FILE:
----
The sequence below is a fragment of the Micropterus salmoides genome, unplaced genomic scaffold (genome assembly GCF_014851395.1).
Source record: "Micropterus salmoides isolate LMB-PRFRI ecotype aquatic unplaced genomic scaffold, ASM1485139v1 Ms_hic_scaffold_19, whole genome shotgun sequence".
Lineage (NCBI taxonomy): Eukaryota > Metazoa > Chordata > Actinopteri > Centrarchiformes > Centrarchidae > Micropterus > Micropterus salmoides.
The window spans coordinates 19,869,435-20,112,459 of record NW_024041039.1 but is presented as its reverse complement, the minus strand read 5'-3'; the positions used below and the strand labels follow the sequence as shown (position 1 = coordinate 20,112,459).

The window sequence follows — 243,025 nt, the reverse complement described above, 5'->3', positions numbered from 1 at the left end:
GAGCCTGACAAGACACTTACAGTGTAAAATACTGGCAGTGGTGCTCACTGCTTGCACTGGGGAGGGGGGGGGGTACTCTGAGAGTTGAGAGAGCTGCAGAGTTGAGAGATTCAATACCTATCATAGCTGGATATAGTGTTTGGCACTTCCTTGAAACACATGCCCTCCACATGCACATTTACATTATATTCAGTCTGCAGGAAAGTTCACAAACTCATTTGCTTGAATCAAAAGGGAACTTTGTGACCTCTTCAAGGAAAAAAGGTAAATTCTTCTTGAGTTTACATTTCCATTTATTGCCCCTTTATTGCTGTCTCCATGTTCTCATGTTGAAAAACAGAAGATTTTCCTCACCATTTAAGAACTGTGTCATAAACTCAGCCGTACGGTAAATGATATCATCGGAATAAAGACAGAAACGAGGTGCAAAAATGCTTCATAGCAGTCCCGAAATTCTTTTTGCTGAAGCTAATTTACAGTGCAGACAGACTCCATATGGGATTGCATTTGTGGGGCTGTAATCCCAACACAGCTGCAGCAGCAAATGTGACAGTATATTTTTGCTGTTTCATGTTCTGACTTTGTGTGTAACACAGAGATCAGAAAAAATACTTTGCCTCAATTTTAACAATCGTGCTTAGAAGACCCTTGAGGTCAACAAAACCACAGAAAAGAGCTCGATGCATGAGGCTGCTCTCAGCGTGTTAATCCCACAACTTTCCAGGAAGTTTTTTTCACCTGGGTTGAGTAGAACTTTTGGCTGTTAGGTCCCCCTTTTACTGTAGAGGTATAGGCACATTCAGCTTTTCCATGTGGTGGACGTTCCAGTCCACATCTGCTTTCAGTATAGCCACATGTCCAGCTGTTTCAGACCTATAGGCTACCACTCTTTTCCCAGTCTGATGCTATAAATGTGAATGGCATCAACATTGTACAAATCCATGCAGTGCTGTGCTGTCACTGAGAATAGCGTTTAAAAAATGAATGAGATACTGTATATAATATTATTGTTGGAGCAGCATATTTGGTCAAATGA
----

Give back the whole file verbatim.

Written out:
The sequence below is a fragment of the Micropterus salmoides genome, unplaced genomic scaffold (genome assembly GCF_014851395.1).
Source record: "Micropterus salmoides isolate LMB-PRFRI ecotype aquatic unplaced genomic scaffold, ASM1485139v1 Ms_hic_scaffold_19, whole genome shotgun sequence".
Lineage (NCBI taxonomy): Eukaryota > Metazoa > Chordata > Actinopteri > Centrarchiformes > Centrarchidae > Micropterus > Micropterus salmoides.
The window spans coordinates 19,869,435-20,112,459 of record NW_024041039.1 but is presented as its reverse complement, the minus strand read 5'-3'; the positions used below and the strand labels follow the sequence as shown (position 1 = coordinate 20,112,459).

The window sequence follows — 243,025 nt, the reverse complement described above, 5'->3', positions numbered from 1 at the left end:
GAGCCTGACAAGACACTTACAGTGTAAAATACTGGCAGTGGTGCTCACTGCTTGCACTGGGGAGGGGGGGGGGTACTCTGAGAGTTGAGAGAGCTGCAGAGTTGAGAGATTCAATACCTATCATAGCTGGATATAGTGTTTGGCACTTCCTTGAAACACATGCCCTCCACATGCACATTTACATTATATTCAGTCTGCAGGAAAGTTCACAAACTCATTTGCTTGAATCAAAAGGGAACTTTGTGACCTCTTCAAGGAAAAAAGGTAAATTCTTCTTGAGTTTACATTTCCATTTATTGCCCCTTTATTGCTGTCTCCATGTTCTCATGTTGAAAAACAGAAGATTTTCCTCACCATTTAAGAACTGTGTCATAAACTCAGCCGTACGGTAAATGATATCATCGGAATAAAGACAGAAACGAGGTGCAAAAATGCTTCATAGCAGTCCCGAAATTCTTTTTGCTGAAGCTAATTTACAGTGCAGACAGACTCCATATGGGATTGCATTTGTGGGGCTGTAATCCCAACACAGCTGCAGCAGCAAATGTGACAGTATATTTTTGCTGTTTCATGTTCTGACTTTGTGTGTAACACAGAGATCAGAAAAAATACTTTGCCTCAATTTTAACAATCGTGCTTAGAAGACCCTTGAGGTCAACAAAACCACAGAAAAGAGCTCGATGCATGAGGCTGCTCTCAGCGTGTTAATCCCACAACTTTCCAGGAAGTTTTTTTCACCTGGGTTGAGTAGAACTTTTGGCTGTTAGGTCCCCCTTTTACTGTAGAGGTATAGGCACATTCAGCTTTTCCATGTGGTGGACGTTCCAGTCCACATCTGCTTTCAGTATAGCCACATGTCCAGCTGTTTCAGACCTATAGGCTACCACTCTTTTCCCAGTCTGATGCTATAAATGTGAATGGCATCAACATTGTACAAATCCATGCAGTGCTGTGCTGTCACTGAGAATAGCGTTTAAAAAATGAATGAGATACTGTATATAATATTATTGTTGGAGCAGCATATTTGGTCAAATGA